Although you don’t read about it too often in the news or media, sex addiction is probably just as common as addiction to alcohol. Often, unhealthy patterns of relationship and dysfunctional sexual behavior aren’t seen as clearly as drinking every night. However, when an individual begins to heal the alcohol or drug addiction, then perhaps a sexual addiction might also become evident.
Certainly, sex is a topic that continues to be taboo. Perhaps its forbidden nature promotes secretly becoming obsessed with porn, excessive sexual activity, and fantasy. At the same time, the fact that sex is taboo can make it challenging to talk to about. Even if someone were in drug addiction treatment, he or she might not be ready to talk about a sexual addiction. Besides, it’s probably more important to focus on and heal the addiction to drugs or alcohol first.
However, it’s also important to know that sexual fears and even traumas might be at the heart of an alcohol or drug addiction. Having experiences of sexual abuse along with challenges with one’s sexual orientation can contribute to an addiction. Furthermore, the rigid definitions of gender have also led to addiction. For instance, when women are taught to give up their needs for support and intimacy for the sake of tending to the needs of the family or when men are taught to give up expressing their feelings in exchange for being assertive and the breadwinners, these rigid roles and ignoring needs and feelings are also contributors to addiction.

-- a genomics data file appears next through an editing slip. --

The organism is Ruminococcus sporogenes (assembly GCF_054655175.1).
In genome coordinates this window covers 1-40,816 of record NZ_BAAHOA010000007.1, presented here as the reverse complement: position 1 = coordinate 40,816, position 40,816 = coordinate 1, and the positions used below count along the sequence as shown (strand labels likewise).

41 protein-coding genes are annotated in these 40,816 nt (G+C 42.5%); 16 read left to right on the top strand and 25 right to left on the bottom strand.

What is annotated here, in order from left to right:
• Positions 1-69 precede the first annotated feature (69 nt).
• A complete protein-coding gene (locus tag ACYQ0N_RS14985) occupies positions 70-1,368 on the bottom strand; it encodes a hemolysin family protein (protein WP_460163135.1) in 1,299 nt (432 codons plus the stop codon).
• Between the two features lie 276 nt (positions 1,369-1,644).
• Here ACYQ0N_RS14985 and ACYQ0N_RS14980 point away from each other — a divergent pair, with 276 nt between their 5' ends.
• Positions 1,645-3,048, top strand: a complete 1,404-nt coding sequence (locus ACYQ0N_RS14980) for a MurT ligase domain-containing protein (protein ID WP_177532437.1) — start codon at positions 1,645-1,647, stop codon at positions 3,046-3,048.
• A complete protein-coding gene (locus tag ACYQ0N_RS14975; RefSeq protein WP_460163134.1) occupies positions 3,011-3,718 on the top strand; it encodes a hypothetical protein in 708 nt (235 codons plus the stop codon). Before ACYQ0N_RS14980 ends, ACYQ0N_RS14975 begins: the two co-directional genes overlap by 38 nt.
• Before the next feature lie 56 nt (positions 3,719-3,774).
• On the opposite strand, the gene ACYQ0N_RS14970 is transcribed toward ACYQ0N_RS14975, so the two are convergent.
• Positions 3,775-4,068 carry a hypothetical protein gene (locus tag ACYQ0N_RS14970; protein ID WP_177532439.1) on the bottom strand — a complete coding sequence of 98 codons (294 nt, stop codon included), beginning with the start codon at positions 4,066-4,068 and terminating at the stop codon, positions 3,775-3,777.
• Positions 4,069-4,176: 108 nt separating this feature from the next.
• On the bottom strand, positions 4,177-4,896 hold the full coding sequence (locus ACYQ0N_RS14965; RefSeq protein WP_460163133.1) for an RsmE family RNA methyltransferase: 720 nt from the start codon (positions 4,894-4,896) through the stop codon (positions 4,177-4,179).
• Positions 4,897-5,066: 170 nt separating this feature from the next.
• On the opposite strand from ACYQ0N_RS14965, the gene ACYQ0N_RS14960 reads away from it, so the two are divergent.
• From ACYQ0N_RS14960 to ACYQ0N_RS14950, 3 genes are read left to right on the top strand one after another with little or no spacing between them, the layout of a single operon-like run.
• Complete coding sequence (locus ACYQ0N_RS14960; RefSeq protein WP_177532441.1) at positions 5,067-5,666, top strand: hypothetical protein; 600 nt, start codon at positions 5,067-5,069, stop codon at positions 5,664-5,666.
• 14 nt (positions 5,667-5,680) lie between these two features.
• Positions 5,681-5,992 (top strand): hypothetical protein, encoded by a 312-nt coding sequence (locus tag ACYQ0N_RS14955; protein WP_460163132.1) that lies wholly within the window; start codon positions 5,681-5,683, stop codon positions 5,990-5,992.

Drug addiction treatment can include a clear exploration of this in order to facilitate understanding on how an addiction might have developed in one’s life. According to the Sexual Recovery Institute, 40 percent of adults who are now in recovery for sexual addiction began in their adolescence. However, some adults admit that a problem with sex actually began earlier in life. As mentioned above, child sexual abuse can lead to sexual fantasy and obsession with sex as a symptom of unresolved trauma. As a child moves into adolescence that unresolved trauma could become exacerbated and an obsession with sexuality might grow. Research indicates that individuals addicted to sex often come from families in which there was abuse.
However, early sexual trauma is not the only cause for an addiction, whether that’s to sex or drugs or alcohol. Those addicted to sex tend to experience a sense of euphoria, making sexual-related behavior more about pleasure seeking, just as taking drugs might lead to a high. Sexual addiction is not about intimacy; rather it is often about seeking pleasure and avoiding unpleasant emotions or interpersonal problems. Moreover, the pleasure experienced by engaging in sexual activity is often accompanied by guilt, shame, and remorse. These thinking and behavior patterns are frequently the case with other types of addiction as well.
Certainly, drug addiction treatment can include a discussion of the role of sexuality in developing other addictions. All types of addiction include a compulsive behavior where there is a loss of control and an individual spends large amounts of time engaging in and fantasying about whatever it is that they are addicted to – whether that’s sex, drugs, or alcohol, or something else. Frequently, the addiction leads to the neglect of social, academic, or family responsibilities.
In fact, an addiction is often developing when there is the presence of shame, secrets, and self-destruction. In drug addiction treatment, an individual might uncover an addiction to sex too. It’s not uncommon, especially because sex is at the core of life itself. If this is the case, getting treatment is important if that addiction is getting in the way of drug addiction treatment.